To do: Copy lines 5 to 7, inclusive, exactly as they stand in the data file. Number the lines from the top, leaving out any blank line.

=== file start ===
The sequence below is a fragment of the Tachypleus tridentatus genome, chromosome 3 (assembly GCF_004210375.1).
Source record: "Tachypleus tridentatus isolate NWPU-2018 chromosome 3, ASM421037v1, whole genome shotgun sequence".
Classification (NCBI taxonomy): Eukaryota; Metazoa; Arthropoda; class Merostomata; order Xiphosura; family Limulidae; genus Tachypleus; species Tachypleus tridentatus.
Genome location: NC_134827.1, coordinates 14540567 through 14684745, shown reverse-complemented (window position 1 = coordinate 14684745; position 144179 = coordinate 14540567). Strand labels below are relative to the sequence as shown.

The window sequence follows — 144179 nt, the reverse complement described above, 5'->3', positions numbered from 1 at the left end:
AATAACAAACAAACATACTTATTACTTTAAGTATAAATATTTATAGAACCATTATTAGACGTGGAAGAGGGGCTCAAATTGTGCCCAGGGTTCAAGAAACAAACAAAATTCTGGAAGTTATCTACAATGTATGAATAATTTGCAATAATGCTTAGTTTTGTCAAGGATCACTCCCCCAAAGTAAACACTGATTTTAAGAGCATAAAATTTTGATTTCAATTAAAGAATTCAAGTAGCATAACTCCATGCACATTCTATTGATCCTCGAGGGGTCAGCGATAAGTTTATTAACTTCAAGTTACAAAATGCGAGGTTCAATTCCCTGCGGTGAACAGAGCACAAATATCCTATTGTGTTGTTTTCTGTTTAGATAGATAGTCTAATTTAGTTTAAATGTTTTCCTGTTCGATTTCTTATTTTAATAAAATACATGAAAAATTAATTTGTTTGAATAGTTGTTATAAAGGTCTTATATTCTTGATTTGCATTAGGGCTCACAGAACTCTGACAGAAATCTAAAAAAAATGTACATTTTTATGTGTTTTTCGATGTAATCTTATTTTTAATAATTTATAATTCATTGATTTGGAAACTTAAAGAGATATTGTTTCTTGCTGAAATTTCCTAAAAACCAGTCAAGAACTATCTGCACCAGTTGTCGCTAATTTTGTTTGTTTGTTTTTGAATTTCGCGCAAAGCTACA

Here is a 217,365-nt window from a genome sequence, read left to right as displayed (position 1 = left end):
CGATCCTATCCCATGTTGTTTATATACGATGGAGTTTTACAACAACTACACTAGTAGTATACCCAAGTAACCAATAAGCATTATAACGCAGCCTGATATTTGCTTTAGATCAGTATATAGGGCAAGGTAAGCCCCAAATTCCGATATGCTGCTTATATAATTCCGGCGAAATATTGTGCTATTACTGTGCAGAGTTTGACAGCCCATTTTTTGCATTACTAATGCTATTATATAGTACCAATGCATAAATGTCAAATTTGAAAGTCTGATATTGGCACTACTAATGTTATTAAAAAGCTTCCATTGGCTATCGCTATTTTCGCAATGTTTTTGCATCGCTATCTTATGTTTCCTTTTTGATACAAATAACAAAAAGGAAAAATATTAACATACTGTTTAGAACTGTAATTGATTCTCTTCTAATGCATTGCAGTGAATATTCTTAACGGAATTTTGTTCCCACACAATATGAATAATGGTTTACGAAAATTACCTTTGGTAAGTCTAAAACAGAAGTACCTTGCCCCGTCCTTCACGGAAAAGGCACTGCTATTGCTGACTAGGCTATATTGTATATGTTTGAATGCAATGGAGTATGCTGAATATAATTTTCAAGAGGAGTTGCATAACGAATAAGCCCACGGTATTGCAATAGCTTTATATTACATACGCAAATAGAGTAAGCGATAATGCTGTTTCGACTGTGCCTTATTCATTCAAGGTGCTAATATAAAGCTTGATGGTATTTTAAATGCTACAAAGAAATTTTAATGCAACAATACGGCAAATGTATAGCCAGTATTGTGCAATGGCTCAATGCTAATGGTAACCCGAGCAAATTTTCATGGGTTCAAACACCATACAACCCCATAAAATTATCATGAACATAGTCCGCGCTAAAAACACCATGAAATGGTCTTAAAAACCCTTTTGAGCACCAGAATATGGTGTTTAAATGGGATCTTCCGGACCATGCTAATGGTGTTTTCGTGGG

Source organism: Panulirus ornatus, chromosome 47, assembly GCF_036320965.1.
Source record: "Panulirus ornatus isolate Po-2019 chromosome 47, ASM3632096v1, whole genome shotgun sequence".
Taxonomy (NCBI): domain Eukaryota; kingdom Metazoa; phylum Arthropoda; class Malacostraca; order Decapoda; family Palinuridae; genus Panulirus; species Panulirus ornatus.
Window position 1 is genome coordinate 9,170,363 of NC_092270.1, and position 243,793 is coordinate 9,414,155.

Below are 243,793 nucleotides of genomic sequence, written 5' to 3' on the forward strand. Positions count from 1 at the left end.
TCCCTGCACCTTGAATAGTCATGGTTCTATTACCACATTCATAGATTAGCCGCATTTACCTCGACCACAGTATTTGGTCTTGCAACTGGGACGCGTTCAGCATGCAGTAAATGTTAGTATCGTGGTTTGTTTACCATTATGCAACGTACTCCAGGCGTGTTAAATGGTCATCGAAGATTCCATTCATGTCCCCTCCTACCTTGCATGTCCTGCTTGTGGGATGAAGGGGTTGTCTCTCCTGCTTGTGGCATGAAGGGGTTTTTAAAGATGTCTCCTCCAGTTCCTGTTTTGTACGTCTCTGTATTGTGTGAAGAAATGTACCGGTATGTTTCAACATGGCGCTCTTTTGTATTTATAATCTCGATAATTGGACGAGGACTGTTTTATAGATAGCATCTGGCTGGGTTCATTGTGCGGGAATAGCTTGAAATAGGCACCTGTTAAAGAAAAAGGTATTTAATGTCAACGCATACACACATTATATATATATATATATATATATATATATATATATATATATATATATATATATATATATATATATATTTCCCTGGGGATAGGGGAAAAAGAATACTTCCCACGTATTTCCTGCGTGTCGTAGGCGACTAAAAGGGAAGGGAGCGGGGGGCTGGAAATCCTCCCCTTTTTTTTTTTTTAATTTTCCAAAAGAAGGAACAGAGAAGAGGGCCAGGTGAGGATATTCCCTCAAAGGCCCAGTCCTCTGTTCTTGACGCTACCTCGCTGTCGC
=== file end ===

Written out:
The window sequence follows — 144179 nt, the reverse complement described above, 5'->3', positions numbered from 1 at the left end:
AATAACAAACAAACATACTTATTACTTTAAGTATAAATATTTATAGAACCATTATTAGACGTGGAAGAGGGGCTCAAATTGTGCCCAGGGTTCAAGAAACAAACAAAATTCTGGAAGTTATCTACAATGTATGAATAATTTGCAATAATGCTTAGTTTTGTCAAGGATCACTCCCCCAAAGTAAACACTGATTTTAAGAGCATAAAATTTTGATTTCAATTAAAGAATTCAAGTAGCATAACTCCATGCACATTCTATTGATCCTCGAGGGGTCAGCGATAAGTTTATTAACTTCAAGTTACAAAATGCGAGGTTCAATTCCCTGCGGTGAACAGAGCACAAATATCCTATTGTGTTGTTTTCTGTTTAGATAGATAGTCTAATTTAGTTTAAATGTTTTCCTGTTCGATTTCTTATTTTAATAAAATACATGAAAAATTAATTTGTTTGAATAGTTGTTATAAAGGTCTTATATTCTTGATTTGCATTAGGGCTCACAGAACTCTGACAGAAATCTAAAAAAAATGTACATTTTTATGTGTTTTTCGATGTAATCTTATTTTTAATAATTTATAATTCATTGATTTGGAAACTTAAAGAGATATTGTTTCTTGCTGAAATTTCCTAAAAACCAGTCAAGAACTATCTGCACCAGTTGTCGCTAATTTTGTTTGTTTGTTTTTGAATTTCGCGCAAAGCTACA

Here is a 217,365-nt window from a genome sequence, read left to right as displayed (position 1 = left end):